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Investigating the Causal Relationship Between Sleep Behaviors and Primary Open-Angle Glaucoma: A Bidirectional Two-Sample Mendelian Randomization Study.

BACKGROUND: Although previous studies of sleep-related behaviors in relation to primary open-angle glaucoma (POAG) have been noted, the causal relationship remains unclear. The purpose of our present study was to investigate the relationships of genetically predicted sleep traits with POAG using a two-sample bidirectional Mendelian randomization (MR) method.

METHODS: Summary-level data collected from publicly available genome-wide association studies (GWAS) of European decent were applied for the bidirectional MR analysis. After quality control steps, independent single-nucleotide polymorphisms for eight sleep behaviors and POAG were selected as the genetic instruments. The inverse-variance weighted (IVW) approach was adopted as the primary method, which was complemented by a series of sensitivity analyses to assess the robustness of the results by estimating heterogeneity and pleiotropy. Multivariable MR (MVMR) was used to assess the direct effect of sleep traits on POAG, after adjusting for several confounding factors.

RESULTS: Our investigation revealed a positive correlation between genetically predicted ease of getting up in the morning and sleep duration and POAG using the IVW method (odds ratio (OR)=1.78, 95% confidence interval (CI):1.29-2.46, P = 4.33× 10-4 ; OR = 1.66, 95% CI:1.18-2.34, P = 3.38×10-3 , respectively). Other supplementary MR methods also confirmed similar results. Moreover, the MVMR results also revealed that the adverse effects of these two sleep traits on POAG persisted after adjusting for body mass index, smoking, drinking, and education (all P < 0.05). Conversely, the relationships between genetic liability of POAG and different sleep behaviors were not statistically significant in the reverse-direction MR estimate (all P > 0.05).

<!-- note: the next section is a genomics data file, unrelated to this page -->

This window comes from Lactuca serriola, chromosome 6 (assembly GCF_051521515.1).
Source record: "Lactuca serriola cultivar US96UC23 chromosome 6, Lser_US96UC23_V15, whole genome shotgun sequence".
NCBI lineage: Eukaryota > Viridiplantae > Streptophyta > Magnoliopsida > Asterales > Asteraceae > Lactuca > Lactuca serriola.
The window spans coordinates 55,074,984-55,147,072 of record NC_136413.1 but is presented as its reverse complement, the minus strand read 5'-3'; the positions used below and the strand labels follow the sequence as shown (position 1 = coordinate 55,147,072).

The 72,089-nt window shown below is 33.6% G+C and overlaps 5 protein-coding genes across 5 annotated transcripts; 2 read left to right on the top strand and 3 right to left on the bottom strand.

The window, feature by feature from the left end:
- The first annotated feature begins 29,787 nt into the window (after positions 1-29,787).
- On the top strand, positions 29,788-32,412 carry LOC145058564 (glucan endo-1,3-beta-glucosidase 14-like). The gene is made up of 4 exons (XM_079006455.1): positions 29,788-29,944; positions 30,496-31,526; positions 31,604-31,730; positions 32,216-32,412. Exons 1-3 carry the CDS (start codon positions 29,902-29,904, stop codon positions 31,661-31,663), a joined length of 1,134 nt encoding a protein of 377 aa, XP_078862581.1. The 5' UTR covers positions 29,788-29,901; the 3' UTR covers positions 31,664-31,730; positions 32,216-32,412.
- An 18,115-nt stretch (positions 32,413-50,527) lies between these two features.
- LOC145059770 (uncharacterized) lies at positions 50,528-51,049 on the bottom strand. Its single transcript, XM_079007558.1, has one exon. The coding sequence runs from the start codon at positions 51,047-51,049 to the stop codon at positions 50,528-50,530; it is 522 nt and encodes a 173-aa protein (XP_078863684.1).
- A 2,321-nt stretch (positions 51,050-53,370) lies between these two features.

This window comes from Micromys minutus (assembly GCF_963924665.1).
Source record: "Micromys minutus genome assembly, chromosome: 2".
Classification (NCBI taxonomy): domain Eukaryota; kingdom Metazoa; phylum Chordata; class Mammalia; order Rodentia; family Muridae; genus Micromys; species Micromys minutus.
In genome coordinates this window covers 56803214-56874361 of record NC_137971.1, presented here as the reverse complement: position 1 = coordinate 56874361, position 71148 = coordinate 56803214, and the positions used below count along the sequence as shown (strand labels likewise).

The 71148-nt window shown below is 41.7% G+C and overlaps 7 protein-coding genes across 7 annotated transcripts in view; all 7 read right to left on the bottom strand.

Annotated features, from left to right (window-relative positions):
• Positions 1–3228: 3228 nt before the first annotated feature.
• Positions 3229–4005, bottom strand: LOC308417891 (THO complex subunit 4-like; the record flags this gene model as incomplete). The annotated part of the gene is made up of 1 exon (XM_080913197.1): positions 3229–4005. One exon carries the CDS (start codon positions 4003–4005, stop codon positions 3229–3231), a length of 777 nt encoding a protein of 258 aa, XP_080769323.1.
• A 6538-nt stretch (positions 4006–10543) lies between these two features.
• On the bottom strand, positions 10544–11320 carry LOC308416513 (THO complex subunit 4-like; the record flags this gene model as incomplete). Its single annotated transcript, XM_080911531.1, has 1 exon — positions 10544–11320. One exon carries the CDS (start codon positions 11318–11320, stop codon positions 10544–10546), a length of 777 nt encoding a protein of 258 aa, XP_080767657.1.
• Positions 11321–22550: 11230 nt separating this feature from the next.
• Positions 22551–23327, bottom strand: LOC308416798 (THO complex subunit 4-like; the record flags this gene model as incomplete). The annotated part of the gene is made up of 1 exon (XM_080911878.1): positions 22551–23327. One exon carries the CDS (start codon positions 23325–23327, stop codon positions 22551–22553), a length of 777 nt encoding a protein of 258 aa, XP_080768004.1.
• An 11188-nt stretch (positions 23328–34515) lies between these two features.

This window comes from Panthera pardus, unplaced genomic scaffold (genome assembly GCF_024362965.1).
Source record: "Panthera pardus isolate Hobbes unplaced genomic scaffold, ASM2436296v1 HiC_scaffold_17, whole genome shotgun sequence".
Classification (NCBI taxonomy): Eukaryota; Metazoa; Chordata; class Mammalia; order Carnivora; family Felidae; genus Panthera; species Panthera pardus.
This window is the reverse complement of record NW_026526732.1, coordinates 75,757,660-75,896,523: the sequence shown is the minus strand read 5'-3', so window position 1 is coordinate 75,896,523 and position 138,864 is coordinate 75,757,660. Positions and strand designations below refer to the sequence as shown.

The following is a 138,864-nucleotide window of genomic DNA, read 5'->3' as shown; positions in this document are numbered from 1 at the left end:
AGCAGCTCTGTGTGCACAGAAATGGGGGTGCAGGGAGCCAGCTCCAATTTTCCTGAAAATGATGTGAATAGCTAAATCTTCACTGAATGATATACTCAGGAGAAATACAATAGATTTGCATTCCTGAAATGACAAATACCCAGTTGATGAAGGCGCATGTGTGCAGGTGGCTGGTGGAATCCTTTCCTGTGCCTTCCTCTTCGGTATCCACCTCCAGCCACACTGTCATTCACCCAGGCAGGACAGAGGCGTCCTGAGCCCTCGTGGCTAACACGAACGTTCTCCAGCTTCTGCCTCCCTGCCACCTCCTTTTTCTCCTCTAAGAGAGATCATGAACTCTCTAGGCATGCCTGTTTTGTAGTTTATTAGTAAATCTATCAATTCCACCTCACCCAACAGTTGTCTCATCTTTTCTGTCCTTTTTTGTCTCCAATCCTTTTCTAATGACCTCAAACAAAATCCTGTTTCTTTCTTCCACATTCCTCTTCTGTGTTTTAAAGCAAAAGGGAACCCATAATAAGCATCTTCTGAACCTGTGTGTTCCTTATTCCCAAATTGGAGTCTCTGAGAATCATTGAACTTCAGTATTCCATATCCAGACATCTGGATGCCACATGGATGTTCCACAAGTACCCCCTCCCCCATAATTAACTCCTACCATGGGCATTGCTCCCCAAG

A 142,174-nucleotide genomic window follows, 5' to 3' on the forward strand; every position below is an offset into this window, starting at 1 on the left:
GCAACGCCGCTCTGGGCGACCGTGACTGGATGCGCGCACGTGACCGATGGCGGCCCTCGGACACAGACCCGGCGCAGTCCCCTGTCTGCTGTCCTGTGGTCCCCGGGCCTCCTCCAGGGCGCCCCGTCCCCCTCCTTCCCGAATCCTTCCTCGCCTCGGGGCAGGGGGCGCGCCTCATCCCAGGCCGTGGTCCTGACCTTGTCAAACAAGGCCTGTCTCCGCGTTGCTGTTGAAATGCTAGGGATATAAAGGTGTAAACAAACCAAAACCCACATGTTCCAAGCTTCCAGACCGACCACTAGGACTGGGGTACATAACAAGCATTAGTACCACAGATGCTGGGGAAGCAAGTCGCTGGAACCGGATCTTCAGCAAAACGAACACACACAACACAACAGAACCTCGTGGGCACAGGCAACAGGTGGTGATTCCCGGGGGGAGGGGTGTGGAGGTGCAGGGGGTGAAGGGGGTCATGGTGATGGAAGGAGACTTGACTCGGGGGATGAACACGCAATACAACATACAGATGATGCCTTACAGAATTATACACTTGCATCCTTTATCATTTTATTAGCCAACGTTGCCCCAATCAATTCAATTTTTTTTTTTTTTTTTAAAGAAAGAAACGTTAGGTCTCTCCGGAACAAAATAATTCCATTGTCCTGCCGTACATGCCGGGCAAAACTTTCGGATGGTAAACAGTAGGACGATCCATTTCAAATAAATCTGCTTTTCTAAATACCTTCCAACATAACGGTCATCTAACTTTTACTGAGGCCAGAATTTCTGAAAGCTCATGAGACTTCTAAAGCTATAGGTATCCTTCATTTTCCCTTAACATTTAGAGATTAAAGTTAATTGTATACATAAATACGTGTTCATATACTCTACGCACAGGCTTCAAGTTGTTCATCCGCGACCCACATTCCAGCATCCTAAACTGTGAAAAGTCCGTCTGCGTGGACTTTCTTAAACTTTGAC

CONCLUSION: Our study demonstrated that genetic prediction of getting up easily in the morning or sleep duration were associated with a higher risk of POAG, but not vice versa, in a European population. Further validation and clinical interventions are required to offer potential strategies to prevent and manage POAG.

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